The survey area is characterised mainly by rough and rocky ground along the narrow Greenland shelf. All trawl stations undertaken in 2004 and 2009 are shown in Fig. 1. Trawling depths of the entire time series ranged from 14–950 metres. The two specimens were caught at depths of 148 (2004) and 111 metres (2009), which is within the described 10 to 150 metres depth range (e.g. Muus and Nielsen 1999). The specimens from Greenland waters were both adult (approx. 33 cm total length and a wet weight of 0.3 kg). It is most likely that these two fish originated from the population occurring on the Icelandic continental shelf, as grey gurnard is known to occur here (Jonsson, 1992).
Grey gurnard is generally a bottom species and therefore targeted by the survey gear. It matures at about three years of age depending on sex (males at 3 years and 18 cm, females at 4 years and 24 cm, e.g. Bauchot 1987) and inhabits coastal areas from the Black Sea, Mediterranean, Western Africa and Madeira to Northern Norway and Southern Iceland (e.g. Pethon 2005).
The eggs and larvae are pelagic, and the planktonic stages may range up to 27 mm in length (Russell, 1976). These stages may drift with the prevailing currents.
The occurrence of grey gurnard in Greenland waters may relate to occasional vagrancy of adult fish, which may be due to changing distributional limits due to warming of the water masses around Greenland.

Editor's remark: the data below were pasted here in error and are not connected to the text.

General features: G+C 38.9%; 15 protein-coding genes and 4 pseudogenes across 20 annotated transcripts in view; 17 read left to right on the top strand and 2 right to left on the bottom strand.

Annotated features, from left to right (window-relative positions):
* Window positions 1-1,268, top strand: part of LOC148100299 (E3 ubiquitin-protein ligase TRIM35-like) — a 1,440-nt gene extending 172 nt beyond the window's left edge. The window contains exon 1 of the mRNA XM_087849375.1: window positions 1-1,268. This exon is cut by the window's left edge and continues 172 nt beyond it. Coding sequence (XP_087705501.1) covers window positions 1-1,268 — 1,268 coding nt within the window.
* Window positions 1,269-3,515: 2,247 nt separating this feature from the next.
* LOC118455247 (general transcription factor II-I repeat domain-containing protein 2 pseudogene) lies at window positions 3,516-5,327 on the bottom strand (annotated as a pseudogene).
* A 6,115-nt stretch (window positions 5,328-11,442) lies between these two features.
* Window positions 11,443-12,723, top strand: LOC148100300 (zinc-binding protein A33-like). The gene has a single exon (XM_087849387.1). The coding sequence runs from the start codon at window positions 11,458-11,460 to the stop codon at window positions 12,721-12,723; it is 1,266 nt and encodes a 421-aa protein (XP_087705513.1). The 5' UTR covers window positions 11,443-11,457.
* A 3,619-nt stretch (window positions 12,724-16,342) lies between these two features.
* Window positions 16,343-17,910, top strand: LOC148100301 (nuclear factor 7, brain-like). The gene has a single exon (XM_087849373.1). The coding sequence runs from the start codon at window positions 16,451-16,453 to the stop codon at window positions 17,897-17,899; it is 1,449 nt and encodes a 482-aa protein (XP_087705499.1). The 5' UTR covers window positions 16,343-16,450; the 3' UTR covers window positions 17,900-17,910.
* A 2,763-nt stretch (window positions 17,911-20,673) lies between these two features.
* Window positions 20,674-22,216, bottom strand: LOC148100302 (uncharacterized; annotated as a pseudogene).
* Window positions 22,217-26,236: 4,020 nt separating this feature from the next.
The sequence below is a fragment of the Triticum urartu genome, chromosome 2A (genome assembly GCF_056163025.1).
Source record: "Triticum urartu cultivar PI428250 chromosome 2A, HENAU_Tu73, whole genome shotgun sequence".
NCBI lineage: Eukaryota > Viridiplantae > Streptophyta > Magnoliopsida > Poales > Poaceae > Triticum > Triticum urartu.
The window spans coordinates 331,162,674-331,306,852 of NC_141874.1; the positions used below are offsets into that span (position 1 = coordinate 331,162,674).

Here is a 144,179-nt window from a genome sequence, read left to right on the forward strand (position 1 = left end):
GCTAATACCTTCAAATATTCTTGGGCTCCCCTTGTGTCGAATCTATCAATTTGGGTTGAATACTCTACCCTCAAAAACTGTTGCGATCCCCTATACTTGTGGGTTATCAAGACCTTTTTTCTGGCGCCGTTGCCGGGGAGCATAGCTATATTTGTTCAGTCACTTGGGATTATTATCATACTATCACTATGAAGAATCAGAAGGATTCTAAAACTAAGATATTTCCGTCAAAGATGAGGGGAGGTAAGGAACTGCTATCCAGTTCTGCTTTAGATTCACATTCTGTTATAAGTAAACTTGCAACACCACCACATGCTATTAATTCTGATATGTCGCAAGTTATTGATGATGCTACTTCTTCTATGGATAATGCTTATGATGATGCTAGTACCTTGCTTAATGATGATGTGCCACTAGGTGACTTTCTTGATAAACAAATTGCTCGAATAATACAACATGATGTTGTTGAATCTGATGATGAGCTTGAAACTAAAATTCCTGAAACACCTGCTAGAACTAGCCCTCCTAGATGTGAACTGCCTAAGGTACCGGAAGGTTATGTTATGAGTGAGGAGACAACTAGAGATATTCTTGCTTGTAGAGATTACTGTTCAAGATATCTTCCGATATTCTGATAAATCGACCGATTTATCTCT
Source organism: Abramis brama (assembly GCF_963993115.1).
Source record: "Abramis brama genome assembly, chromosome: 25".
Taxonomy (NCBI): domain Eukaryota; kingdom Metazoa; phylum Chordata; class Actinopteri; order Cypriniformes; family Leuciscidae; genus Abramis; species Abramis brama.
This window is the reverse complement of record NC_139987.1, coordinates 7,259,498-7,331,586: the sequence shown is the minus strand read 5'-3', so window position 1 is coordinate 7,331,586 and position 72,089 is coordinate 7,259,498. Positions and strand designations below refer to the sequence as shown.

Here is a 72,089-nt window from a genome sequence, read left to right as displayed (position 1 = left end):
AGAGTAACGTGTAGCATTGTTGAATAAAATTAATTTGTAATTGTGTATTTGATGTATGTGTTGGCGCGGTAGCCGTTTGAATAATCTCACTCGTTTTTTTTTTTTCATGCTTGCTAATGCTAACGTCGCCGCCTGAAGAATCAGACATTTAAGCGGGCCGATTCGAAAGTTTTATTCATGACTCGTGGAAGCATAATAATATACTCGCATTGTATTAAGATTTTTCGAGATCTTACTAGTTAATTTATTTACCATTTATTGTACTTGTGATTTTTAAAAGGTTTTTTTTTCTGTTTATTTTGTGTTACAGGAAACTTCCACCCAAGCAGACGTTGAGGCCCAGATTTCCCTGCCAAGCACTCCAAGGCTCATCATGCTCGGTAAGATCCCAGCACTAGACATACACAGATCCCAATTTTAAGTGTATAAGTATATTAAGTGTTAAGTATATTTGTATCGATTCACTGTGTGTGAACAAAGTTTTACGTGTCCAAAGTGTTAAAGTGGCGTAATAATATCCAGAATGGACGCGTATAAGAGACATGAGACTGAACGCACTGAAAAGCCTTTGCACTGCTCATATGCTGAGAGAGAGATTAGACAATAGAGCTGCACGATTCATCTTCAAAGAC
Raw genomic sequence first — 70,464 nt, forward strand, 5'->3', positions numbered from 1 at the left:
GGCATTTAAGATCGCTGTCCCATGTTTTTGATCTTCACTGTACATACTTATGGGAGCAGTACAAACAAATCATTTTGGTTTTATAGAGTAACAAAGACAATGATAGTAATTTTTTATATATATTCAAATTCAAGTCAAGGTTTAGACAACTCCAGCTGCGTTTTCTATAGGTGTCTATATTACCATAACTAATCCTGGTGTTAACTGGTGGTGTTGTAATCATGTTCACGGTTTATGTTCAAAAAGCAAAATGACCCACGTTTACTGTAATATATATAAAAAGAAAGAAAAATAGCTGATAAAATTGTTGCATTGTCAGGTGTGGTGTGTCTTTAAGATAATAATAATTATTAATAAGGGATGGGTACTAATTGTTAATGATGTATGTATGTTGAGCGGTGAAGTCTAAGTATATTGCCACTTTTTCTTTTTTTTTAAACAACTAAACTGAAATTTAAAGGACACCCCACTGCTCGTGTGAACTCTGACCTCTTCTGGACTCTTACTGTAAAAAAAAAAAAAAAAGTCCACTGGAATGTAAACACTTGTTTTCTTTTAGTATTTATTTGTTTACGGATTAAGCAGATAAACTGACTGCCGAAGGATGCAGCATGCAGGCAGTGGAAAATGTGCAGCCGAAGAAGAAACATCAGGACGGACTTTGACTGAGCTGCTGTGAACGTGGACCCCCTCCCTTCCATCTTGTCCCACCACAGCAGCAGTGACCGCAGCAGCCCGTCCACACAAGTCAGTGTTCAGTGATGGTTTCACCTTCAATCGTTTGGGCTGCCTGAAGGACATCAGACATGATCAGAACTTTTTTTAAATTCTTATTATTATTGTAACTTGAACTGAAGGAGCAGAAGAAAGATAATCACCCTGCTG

The 2009 specimen seems to be the most westerly record for the species in the North Atlantic, and none of the available reference books indicate occurrences beyond Icelandic waters (e.g. Duncker and Ladiges 1960, Hureau 1986, Jonsson 1992, Pethon 2005, Ryland 1990, Wheeler 1969 and 1978). Grey gurnard is mainly distributed off the south coast and to some degree off the west coast of Iceland, but rarely seen off the north coast (Palsson, pers. comm.). Our specimen was catalogued by R. Thiel, University of Hamburg, Biocenter Grindel und Zoological Museum, Section Ichthyology, Martin-Luther-King-Platz 3, 20146 Hamburg, Germany, catalogue no. ZMH 25674.
Changes in distribution patterns are actually a common observation due to changes in environmental conditions (e.g. Neumann et al., 2008; Gunnarsson et al., 2007). Even fish from the Southern Hemisphere may occur unexpectedly in Greenland Waters, as shown by the recent report of Allocyttus verrucosus (Oreosomatidae) caught on 22.09.2008 by MS Baldwin between positions 62°08' N, 40°37' W (shot) and 62°26' N, 40°23' W (haul) from depths between 850 and 1085 m (Kloppmann and Thiel in prep.).